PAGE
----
Thursday, December 26, 2013

Yep, #ObamaCare's 'Cementing in Place,' Which is Why Everyone's Planning for the Law's Unraveling

You gotta love the subliminal messaging at the New York Times, "As Health Law Cements Its Place, G.O.P. Ponders How to Attack."

That's clever headlining, especially how it implies that Republicans will have a hard time replacing ObamaCare once it's all "cemented in place." The piece even quotes Republicans who stress that any reform must account for those now covered by the ACA. At least Republicans care about people not losing their coverage. And as for that "cemented in" part, you'll have to ask the president himself, who treats little of the law as permanently settled. (See WSJ, "Flurry of Tweaks to Affordable Care Act Leaves Insurers Rattled," and "Health-Insurance Deadlines Keep Slipping.")

And interestingly, Phillip Longman and Paul Hewitt, at the far-left Washington Monthly, are looking well beyond ObamaCare with little expectation that the law will restrain healthcare costs. The authors double-down on government fail, however, saying that federal regulators should simply come in and set prices for the entire national healthcare system! See, "After Obamacare."

I don't know what's going to happen with the law, but I'm intrigued with the recent finding at the Reason-Rupe Poll, "Americans Want to Go Back to Previous Health Care System..."

Frankly, polls show that Americans think anything's better than ClusterCare.

But the left doesn't have a way forward. It's a holding pattern for the White House now, with the left hoping the bad news fades away in time to minimize Democrat midterm losses next November. And 2016's still a long ways off.

Meanwhile, some form of market-based reform's needed to get the healthcare system back on track towards quality and affordability. I think this piece by John Cochrane at WSJ is one of the best on this I've seen, "What to Do When ObamaCare Unravels":
The U.S. health-care market is dysfunctional. Obscure prices and $500 Band-Aids are legendary. The reason is simple: Health care and health insurance are strongly protected from competition. There are explicit barriers to entry, for example the laws in many states that require a "certificate of need" before one can build a new hospital. Regulatory compliance costs, approvals, nonprofit status, restrictions on foreign doctors and nurses, limits on medical residencies, and many more barriers keep prices up and competitors out. Hospitals whose main clients are uncompetitive insurers and the government cannot innovate and provide efficient cash service.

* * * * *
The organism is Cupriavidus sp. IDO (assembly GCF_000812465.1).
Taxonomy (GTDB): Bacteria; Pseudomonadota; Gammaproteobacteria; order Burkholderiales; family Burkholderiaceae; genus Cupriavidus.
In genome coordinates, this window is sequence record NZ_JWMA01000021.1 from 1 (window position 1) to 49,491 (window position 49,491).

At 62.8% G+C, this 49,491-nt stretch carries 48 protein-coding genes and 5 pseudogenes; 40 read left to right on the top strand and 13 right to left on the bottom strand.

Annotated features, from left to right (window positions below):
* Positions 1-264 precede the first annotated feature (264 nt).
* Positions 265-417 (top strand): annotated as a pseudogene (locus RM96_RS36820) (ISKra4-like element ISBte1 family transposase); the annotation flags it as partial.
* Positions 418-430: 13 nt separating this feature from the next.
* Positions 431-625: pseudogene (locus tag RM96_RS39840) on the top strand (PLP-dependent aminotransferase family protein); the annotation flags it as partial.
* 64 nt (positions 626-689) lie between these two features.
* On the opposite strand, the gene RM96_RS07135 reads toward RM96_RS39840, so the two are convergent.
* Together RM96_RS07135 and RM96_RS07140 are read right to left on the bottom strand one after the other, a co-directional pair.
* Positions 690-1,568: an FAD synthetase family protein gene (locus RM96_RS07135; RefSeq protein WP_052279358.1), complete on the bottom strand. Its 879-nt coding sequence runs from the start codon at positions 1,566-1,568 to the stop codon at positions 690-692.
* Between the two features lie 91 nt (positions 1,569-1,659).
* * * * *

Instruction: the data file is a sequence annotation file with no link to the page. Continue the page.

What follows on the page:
We need to permit the Southwest Airlines, LUV 0.00%  Wal-Mart, WMT +0.49% AMZN -0.22%  and Apples of the world to bring to health care the same dramatic improvements in price, quality, variety, technology and efficiency that they brought to air travel, retail and electronics. We'll know we are there when prices are on hospital websites, cash customers get discounts, and new hospitals and insurers swamp your inbox with attractive offers and great service.

The Affordable Care Act bets instead that more regulation, price controls, effectiveness panels, and "accountable care" organizations will force efficiency, innovation, quality and service from the top down. Has this ever worked? Did we get smartphones by government pressure on the 1960s AT&T T +0.60%  phone monopoly? Did effectiveness panels force United Airlines and American Airlines to cut costs, and push TWA and Pan Am out of business? Did the post office invent FedEx, FDX +0.92%  UPS and email? How about public schools or the last 20 or more health-care "cost control" ideas?

Only deregulation can unleash competition. And only disruptive competition, where new businesses drive out old ones, will bring efficiency, lower costs and innovation.

Health insurance should be individual, portable across jobs, states and providers; lifelong and guaranteed-renewable, meaning you have the right to continue with no unexpected increase in premiums if you get sick. Insurance should protect wealth against large, unforeseen, necessary expenses, rather than be a wildly inefficient payment plan for routine expenses.